I had the best seat in the house for what may have been the ground zero of Sedin bashing.
It was at the 1999 World Junior Championship in Winnipeg, a tourney I'll always remember for a) the loudest fans I've ever heard; b) Roberto Luongo's coming-out party as an elite goaltender; and c) the Sedin twins being threatened with death and dismemberment.
Canada was playing Sweden in the old Winnipeg Arena. It was rocking. The game ended up being no contest, a frenzied 6-1 home-team walkover. The beating wasn't limited to the scoreboard.
A Swedish player — if I remember correctly it was a linemate of Daniel and Henrik — was crushed into the boards (Brad Ference's name rings a bell as the perpetrator) and had to be taken from the ice on a stretcher. I was stationed at ice level, right between the two benches, no better vantage point to see and hear everything happening.
Oh, my goodness. I still have nightmares.
As the motionless Swedish player was being wheeled off, the Canadian players targeted the twins for a cacophony of verbal abuse like you wouldn't believe but can only imagine.
Death threats. Decapitation. Dismemberment. It was all liberally spiced with the saltiest language and slurs of all varieties. Nothing was off limits.
The general theme of it was, "You're next."
I do recall looking at the then wide-eyed 18-year-old brothers, who were in their NHL draft year, and wondering what they must have been thinking at that moment.
Were they scared? Intimidated? Or were they simply dumbfounded at their discovery of a whole new species of animal?
All these years later, 17 of them to be exact, has much changed?
Well, yes and no. The Sedins are still getting verbally abused and challenged, though we need not wonder any more about what they're thinking, or how they will respond or what they're made of.
They just keep answering the bell.
Daniel's game-winning goal in overtime against the Florida Panthers on Monday, and his subsequent celebratory fly-by of the Panther bench and stare-down of Shawn Thornton (who had apparently prefaced overtime by making some "inappropriate" comments to the twins that infuriated them) — was a great mic drop moment, Swedish style.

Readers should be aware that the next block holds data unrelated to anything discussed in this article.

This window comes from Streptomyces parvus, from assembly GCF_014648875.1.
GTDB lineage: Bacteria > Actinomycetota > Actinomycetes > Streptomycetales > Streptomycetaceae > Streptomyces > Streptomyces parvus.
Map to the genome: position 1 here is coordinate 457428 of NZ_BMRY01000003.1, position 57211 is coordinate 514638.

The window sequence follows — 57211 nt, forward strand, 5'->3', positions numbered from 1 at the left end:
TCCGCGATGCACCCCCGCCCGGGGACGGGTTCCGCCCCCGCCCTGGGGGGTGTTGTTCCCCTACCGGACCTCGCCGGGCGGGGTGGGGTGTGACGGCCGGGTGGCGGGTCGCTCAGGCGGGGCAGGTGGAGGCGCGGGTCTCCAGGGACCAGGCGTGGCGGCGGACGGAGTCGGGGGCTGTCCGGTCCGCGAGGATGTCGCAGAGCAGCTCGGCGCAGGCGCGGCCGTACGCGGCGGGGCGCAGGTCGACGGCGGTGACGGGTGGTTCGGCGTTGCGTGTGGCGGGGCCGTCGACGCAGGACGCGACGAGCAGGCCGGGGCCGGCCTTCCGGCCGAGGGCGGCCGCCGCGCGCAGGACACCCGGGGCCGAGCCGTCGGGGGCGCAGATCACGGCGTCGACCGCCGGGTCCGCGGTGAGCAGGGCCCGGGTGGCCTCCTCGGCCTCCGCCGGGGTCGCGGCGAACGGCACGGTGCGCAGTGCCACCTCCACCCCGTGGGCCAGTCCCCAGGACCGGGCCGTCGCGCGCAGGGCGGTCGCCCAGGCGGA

You talk a good game; I play one. Boom. Game over.
Of course, it didn't end there. It rarely does where the twins are involved.
Hall of Fame defenceman Denis Potvin, on the home-team Panthers' broadcast, called Daniel a "low life" and made some disparaging remarks about pointing fingers and peanut butter. Okay then. A near brawl erupted. And afterwards, Daniel said what is said on the ice stays on the ice but what the unnamed player (Thornton) said to two Canuck players (Daniel and Henrik) was clearly unacceptable.
I think I have a pretty good idea of what Thornton said to the Sedins, but since I don't know with absolute certainty I'll take a page out of Daniel's book of restraint and just leave it at that. Potvin's comments were just silly. The real point, I guess, is that, after all these years, Daniel and Henrik Sedin are still getting the business.
"I don't get it," Vancouver general manager Jim Benning said. "I really don't get it.
"Daniel and Henrik play big minutes, hard minutes, against the biggest and best competition in the NHL. They go to the hard areas to make plays and score goals. They aren't finesse players off the rush; they mostly play the cycle game down low in heavy traffic and go to the front of the net. They win battles. They're strong on pucks.